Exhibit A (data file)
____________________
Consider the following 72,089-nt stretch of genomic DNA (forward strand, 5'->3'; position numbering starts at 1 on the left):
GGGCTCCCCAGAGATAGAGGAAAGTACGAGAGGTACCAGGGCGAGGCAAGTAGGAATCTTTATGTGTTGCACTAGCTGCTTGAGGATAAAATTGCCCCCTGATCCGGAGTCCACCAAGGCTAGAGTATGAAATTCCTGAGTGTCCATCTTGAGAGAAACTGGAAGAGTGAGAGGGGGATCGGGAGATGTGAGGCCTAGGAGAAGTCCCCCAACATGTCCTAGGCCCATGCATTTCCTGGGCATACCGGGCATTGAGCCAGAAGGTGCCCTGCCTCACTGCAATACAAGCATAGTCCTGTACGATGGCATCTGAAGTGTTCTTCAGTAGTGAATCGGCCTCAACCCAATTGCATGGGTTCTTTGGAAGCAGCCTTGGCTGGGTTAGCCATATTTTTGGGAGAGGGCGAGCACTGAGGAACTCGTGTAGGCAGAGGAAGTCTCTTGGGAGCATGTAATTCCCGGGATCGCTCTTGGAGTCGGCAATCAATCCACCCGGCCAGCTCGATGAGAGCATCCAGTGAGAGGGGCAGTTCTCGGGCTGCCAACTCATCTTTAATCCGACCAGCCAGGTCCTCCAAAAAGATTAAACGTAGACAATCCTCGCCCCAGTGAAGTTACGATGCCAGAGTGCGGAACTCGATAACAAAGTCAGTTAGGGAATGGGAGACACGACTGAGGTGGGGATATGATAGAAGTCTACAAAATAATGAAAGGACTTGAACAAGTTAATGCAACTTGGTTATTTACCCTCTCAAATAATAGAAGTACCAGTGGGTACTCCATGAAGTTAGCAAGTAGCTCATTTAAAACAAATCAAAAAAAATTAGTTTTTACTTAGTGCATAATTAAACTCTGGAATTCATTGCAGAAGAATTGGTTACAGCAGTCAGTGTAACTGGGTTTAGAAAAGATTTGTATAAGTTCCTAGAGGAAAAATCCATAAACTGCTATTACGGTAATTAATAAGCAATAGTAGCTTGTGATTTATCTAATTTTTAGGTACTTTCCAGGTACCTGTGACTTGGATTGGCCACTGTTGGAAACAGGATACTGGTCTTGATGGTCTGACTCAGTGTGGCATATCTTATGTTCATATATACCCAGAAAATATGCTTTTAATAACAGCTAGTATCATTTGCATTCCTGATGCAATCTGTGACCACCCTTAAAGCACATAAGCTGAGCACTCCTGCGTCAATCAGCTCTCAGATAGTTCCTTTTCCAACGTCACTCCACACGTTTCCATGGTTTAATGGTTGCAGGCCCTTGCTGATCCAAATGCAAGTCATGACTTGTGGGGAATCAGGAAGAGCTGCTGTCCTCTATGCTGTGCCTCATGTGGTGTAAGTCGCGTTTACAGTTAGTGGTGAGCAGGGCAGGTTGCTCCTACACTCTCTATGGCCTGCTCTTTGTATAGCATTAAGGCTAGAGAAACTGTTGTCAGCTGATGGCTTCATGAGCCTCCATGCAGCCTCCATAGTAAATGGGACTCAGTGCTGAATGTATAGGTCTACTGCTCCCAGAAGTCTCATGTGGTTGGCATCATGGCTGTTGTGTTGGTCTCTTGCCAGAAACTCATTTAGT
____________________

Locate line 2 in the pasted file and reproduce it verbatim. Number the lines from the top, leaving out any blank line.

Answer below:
GGGCTCCCCAGAGATAGAGGAAAGTACGAGAGGTACCAGGGCGAGGCAAGTAGGAATCTTTATGTGTTGCACTAGCTGCTTGAGGATAAAATTGCCCCCTGATCCGGAGTCCACCAAGGCTAGAGTATGAAATTCCTGAGTGTCCATCTTGAGAGAAACTGGAAGAGTGAGAGGGGGATCGGGAGATGTGAGGCCTAGGAGAAGTCCCCCAACATGTCCTAGGCCCATGCATTTCCTGGGCATACCGGGCATTGAGCCAGAAGGTGCCCTGCCTCACTGCAATACAAGCATAGTCCTGTACGATGGCATCTGAAGTGTTCTTCAGTAGTGAATCGGCCTCAACCCAATTGCATGGGTTCTTTGGAAGCAGCCTTGGCTGGGTTAGCCATATTTTTGGGAGAGGGCGAGCACTGAGGAACTCGTGTAGGCAGAGGAAGTCTCTTGGGAGCATGTAATTCCCGGGATCGCTCTTGGAGTCGGCAATCAATCCACCCGGCCAGCTCGATGAGAGCATCCAGTGAGAGGGGCAGTTCTCGGGCTGCCAACTCATCTTTAATCCGACCAGCCAGGTCCTCCAAAAAGATTAAACGTAGACAATCCTCGCCCCAGTGAAGTTACGATGCCAGAGTGCGGAACTCGATAACAAAGTCAGTTAGGGAATGGGAGACACGACTGAGGTGGGGATATGATAGAAGTCTACAAAATAATGAAAGGACTTGAACAAGTTAATGCAACTTGGTTATTTACCCTCTCAAATAATAGAAGTACCAGTGGGTACTCCATGAAGTTAGCAAGTAGCTCATTTAAAACAAATCAAAAAAAATTAGTTTTTACTTAGTGCATAATTAAACTCTGGAATTCATTGCAGAAGAATTGGTTACAGCAGTCAGTGTAACTGGGTTTAGAAAAGATTTGTATAAGTTCCTAGAGGAAAAATCCATAAACTGCTATTACGGTAATTAATAAGCAATAGTAGCTTGTGATTTATCTAATTTTTAGGTACTTTCCAGGTACCTGTGACTTGGATTGGCCACTGTTGGAAACAGGATACTGGTCTTGATGGTCTGACTCAGTGTGGCATATCTTATGTTCATATATACCCAGAAAATATGCTTTTAATAACAGCTAGTATCATTTGCATTCCTGATGCAATCTGTGACCACCCTTAAAGCACATAAGCTGAGCACTCCTGCGTCAATCAGCTCTCAGATAGTTCCTTTTCCAACGTCACTCCACACGTTTCCATGGTTTAATGGTTGCAGGCCCTTGCTGATCCAAATGCAAGTCATGACTTGTGGGGAATCAGGAAGAGCTGCTGTCCTCTATGCTGTGCCTCATGTGGTGTAAGTCGCGTTTACAGTTAGTGGTGAGCAGGGCAGGTTGCTCCTACACTCTCTATGGCCTGCTCTTTGTATAGCATTAAGGCTAGAGAAACTGTTGTCAGCTGATGGCTTCATGAGCCTCCATGCAGCCTCCATAGTAAATGGGACTCAGTGCTGAATGTATAGGTCTACTGCTCCCAGAAGTCTCATGTGGTTGGCATCATGGCTGTTGTGTTGGTCTCTTGCCAGAAACTCATTTAGT